In the construction industry, formwork is the temporary structure of boards or metal that makes up a frame into which wet concrete is poured. When the concrete has hardened, the structures are removed, leaving behind concrete perfectly shaped for purpose.
Sounds pretty simple, but there’s more to this job than you might think. Let’s take a look at the Woronora Bridge as an example. The Woronora Bridge is the largest incrementally launched bridge in the Southern Hemisphere and connects the suburbs of Menai and Sutherland with the southern part of Sydney. The bridge is over 600 metres long, suspended on nine, 36m high piers. These hollow piers become narrow in size towards the top. The formwork for this structure was vital to the integrity of the bridge. When the concrete was poured inside the formwork panels, it had to be vibrated as thoroughly as possible to eradicate any air bubbles which could affect the mechanical resistance of the structure and the final appearance of the bridge.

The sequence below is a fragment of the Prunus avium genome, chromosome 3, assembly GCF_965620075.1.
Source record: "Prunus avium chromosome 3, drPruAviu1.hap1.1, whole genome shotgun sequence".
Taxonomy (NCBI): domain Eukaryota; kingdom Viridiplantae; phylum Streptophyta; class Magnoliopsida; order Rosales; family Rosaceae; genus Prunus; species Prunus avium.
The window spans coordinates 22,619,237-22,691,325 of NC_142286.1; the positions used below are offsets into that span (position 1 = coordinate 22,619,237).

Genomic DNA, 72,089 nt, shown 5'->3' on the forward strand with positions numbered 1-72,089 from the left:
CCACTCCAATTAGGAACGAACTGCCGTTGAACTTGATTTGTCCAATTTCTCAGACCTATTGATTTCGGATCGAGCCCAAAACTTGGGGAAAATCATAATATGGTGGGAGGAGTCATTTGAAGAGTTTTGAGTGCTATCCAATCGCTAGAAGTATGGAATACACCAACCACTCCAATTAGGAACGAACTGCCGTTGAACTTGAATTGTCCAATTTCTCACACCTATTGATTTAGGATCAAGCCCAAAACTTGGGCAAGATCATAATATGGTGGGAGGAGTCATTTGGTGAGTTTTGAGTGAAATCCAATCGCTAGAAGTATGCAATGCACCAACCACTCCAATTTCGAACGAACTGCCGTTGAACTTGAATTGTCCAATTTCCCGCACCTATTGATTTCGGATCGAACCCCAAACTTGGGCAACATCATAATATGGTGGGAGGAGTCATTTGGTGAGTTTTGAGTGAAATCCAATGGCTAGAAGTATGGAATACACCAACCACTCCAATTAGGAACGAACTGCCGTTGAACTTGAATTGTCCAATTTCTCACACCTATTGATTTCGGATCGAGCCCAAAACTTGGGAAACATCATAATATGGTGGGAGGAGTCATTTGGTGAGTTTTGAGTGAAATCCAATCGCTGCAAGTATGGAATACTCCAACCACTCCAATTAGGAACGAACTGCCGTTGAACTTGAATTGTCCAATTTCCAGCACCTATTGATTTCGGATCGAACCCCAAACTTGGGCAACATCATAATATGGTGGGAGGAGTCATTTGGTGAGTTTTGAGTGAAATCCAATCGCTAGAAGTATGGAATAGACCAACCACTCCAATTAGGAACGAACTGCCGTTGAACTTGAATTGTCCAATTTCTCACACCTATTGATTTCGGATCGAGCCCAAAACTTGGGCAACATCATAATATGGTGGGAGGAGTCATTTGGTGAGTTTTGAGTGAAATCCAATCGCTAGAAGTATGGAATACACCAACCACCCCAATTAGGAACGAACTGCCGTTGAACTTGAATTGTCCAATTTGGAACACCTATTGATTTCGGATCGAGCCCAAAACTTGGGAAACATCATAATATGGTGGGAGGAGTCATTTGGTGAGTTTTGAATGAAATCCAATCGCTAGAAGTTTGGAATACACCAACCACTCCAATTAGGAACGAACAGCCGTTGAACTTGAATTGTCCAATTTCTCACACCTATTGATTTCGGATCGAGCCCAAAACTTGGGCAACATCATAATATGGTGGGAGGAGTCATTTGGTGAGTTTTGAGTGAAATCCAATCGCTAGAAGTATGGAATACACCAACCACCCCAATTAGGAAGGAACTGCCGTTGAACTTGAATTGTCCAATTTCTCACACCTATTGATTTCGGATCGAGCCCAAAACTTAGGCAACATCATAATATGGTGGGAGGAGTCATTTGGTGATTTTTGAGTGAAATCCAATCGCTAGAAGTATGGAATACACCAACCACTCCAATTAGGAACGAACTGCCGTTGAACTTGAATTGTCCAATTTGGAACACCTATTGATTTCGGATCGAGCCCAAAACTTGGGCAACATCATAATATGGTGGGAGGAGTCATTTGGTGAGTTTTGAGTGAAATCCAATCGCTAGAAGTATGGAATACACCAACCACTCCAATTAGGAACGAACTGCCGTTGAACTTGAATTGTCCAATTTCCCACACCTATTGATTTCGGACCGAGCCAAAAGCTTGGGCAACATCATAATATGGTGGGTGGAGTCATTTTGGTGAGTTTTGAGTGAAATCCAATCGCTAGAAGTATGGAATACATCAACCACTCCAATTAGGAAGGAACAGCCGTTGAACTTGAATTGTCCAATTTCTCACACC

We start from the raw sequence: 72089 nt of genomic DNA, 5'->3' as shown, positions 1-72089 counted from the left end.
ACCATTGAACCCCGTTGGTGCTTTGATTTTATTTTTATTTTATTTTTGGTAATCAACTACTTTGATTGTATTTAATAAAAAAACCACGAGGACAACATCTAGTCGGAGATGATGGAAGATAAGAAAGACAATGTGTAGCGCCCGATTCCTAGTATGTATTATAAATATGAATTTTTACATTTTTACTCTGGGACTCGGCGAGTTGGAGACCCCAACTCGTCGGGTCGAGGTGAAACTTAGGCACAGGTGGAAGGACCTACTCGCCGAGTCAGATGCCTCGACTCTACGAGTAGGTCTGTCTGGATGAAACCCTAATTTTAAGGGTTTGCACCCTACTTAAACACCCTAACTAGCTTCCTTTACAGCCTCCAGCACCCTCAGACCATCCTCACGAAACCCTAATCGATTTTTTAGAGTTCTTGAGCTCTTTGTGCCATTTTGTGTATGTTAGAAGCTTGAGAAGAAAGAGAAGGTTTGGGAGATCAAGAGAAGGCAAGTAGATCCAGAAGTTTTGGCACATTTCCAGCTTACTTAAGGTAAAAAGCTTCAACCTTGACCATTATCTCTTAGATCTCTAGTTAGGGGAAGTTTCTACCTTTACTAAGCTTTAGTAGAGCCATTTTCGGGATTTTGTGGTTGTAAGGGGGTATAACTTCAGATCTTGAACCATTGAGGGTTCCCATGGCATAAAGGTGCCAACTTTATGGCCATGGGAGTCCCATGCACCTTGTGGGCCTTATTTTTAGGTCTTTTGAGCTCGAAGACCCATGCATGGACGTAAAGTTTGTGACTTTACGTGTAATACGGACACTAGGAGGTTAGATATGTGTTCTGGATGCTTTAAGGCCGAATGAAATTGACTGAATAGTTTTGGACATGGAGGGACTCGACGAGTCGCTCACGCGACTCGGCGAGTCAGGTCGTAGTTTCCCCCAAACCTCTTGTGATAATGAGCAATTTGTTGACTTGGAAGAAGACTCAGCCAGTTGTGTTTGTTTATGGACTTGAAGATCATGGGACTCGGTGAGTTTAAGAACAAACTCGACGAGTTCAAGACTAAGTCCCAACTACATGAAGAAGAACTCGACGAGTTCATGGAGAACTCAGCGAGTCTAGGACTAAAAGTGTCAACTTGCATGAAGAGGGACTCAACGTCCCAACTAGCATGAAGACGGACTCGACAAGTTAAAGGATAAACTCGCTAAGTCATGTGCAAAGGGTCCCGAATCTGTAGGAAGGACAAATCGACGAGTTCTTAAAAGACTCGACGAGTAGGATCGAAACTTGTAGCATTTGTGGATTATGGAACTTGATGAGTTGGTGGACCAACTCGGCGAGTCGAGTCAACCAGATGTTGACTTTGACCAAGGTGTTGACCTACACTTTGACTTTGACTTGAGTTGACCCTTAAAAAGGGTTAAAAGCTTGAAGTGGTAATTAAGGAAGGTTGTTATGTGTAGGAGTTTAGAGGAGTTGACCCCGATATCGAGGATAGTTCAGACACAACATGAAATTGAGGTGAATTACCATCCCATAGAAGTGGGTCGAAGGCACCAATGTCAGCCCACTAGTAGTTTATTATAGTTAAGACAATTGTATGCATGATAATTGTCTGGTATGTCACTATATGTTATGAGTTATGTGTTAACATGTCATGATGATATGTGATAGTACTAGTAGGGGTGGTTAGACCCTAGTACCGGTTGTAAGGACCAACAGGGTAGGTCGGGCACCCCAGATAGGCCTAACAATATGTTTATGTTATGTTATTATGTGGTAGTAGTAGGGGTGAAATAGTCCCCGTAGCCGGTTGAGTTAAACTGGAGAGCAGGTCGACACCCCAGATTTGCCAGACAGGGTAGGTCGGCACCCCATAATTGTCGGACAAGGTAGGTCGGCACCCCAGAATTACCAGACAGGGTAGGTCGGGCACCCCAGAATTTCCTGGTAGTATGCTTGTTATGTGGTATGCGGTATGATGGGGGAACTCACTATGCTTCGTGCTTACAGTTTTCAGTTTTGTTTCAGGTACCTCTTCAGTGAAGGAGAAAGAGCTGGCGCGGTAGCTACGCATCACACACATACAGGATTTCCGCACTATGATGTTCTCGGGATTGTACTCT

And, of course, when the formwork was removed, the piers had to emerge from the mould perfectly!
Still sound simple? Correct formwork is the basis of a safe and sound structure and a valuable qualification in the building and construction industry.